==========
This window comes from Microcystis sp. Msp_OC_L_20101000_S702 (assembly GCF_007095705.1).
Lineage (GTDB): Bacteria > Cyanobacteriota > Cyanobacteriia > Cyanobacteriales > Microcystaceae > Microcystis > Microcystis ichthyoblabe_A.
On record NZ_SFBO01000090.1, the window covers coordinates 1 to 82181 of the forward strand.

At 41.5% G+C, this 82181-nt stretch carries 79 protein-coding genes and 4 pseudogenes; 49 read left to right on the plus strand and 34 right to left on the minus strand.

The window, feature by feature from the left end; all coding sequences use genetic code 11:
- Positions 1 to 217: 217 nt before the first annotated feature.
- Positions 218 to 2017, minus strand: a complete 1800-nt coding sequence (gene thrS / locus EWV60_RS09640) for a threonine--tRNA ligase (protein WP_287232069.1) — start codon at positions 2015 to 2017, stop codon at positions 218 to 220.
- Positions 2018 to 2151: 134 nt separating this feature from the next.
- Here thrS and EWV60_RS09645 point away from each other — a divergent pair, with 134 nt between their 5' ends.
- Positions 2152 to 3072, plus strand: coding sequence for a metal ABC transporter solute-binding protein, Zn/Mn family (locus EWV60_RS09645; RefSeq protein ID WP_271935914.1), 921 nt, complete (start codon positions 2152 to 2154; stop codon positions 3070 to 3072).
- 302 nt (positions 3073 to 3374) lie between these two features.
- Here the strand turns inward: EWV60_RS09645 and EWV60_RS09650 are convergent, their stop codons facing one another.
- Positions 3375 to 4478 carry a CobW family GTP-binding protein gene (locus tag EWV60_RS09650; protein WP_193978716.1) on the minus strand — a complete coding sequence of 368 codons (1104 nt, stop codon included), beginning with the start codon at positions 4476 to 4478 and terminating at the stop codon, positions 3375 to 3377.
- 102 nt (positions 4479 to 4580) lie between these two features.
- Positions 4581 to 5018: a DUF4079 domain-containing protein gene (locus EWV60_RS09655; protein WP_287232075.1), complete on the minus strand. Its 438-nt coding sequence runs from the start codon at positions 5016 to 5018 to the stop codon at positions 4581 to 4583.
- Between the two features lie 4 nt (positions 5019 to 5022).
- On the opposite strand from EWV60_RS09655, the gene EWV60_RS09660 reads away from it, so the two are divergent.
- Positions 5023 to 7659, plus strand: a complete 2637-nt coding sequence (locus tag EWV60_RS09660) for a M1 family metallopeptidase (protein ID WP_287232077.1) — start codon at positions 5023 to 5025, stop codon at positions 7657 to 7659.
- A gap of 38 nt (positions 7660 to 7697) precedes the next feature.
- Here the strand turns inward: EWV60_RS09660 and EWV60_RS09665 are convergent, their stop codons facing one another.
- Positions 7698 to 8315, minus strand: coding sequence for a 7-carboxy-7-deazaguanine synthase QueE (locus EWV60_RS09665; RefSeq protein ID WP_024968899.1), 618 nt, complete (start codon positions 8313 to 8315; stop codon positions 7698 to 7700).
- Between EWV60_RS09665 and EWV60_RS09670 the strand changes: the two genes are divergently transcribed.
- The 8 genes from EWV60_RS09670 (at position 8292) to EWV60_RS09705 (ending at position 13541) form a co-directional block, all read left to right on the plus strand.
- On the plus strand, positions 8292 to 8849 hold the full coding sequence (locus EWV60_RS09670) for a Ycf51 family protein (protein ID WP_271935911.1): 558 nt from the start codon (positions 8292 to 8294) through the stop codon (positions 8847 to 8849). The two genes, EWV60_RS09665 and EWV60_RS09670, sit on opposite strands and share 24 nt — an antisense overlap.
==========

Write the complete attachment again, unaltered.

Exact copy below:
This window comes from Microcystis sp. Msp_OC_L_20101000_S702 (assembly GCF_007095705.1).
Lineage (GTDB): Bacteria > Cyanobacteriota > Cyanobacteriia > Cyanobacteriales > Microcystaceae > Microcystis > Microcystis ichthyoblabe_A.
On record NZ_SFBO01000090.1, the window covers coordinates 1 to 82181 of the forward strand.

At 41.5% G+C, this 82181-nt stretch carries 79 protein-coding genes and 4 pseudogenes; 49 read left to right on the plus strand and 34 right to left on the minus strand.

The window, feature by feature from the left end; all coding sequences use genetic code 11:
- Positions 1 to 217: 217 nt before the first annotated feature.
- Positions 218 to 2017, minus strand: a complete 1800-nt coding sequence (gene thrS / locus EWV60_RS09640) for a threonine--tRNA ligase (protein WP_287232069.1) — start codon at positions 2015 to 2017, stop codon at positions 218 to 220.
- Positions 2018 to 2151: 134 nt separating this feature from the next.
- Here thrS and EWV60_RS09645 point away from each other — a divergent pair, with 134 nt between their 5' ends.
- Positions 2152 to 3072, plus strand: coding sequence for a metal ABC transporter solute-binding protein, Zn/Mn family (locus EWV60_RS09645; RefSeq protein ID WP_271935914.1), 921 nt, complete (start codon positions 2152 to 2154; stop codon positions 3070 to 3072).
- 302 nt (positions 3073 to 3374) lie between these two features.
- Here the strand turns inward: EWV60_RS09645 and EWV60_RS09650 are convergent, their stop codons facing one another.
- Positions 3375 to 4478 carry a CobW family GTP-binding protein gene (locus tag EWV60_RS09650; protein WP_193978716.1) on the minus strand — a complete coding sequence of 368 codons (1104 nt, stop codon included), beginning with the start codon at positions 4476 to 4478 and terminating at the stop codon, positions 3375 to 3377.
- 102 nt (positions 4479 to 4580) lie between these two features.
- Positions 4581 to 5018: a DUF4079 domain-containing protein gene (locus EWV60_RS09655; protein WP_287232075.1), complete on the minus strand. Its 438-nt coding sequence runs from the start codon at positions 5016 to 5018 to the stop codon at positions 4581 to 4583.
- Between the two features lie 4 nt (positions 5019 to 5022).
- On the opposite strand from EWV60_RS09655, the gene EWV60_RS09660 reads away from it, so the two are divergent.
- Positions 5023 to 7659, plus strand: a complete 2637-nt coding sequence (locus tag EWV60_RS09660) for a M1 family metallopeptidase (protein ID WP_287232077.1) — start codon at positions 5023 to 5025, stop codon at positions 7657 to 7659.
- A gap of 38 nt (positions 7660 to 7697) precedes the next feature.
- Here the strand turns inward: EWV60_RS09660 and EWV60_RS09665 are convergent, their stop codons facing one another.
- Positions 7698 to 8315, minus strand: coding sequence for a 7-carboxy-7-deazaguanine synthase QueE (locus EWV60_RS09665; RefSeq protein ID WP_024968899.1), 618 nt, complete (start codon positions 8313 to 8315; stop codon positions 7698 to 7700).
- Between EWV60_RS09665 and EWV60_RS09670 the strand changes: the two genes are divergently transcribed.
- The 8 genes from EWV60_RS09670 (at position 8292) to EWV60_RS09705 (ending at position 13541) form a co-directional block, all read left to right on the plus strand.
- On the plus strand, positions 8292 to 8849 hold the full coding sequence (locus EWV60_RS09670) for a Ycf51 family protein (protein ID WP_271935911.1): 558 nt from the start codon (positions 8292 to 8294) through the stop codon (positions 8847 to 8849). The two genes, EWV60_RS09665 and EWV60_RS09670, sit on opposite strands and share 24 nt — an antisense overlap.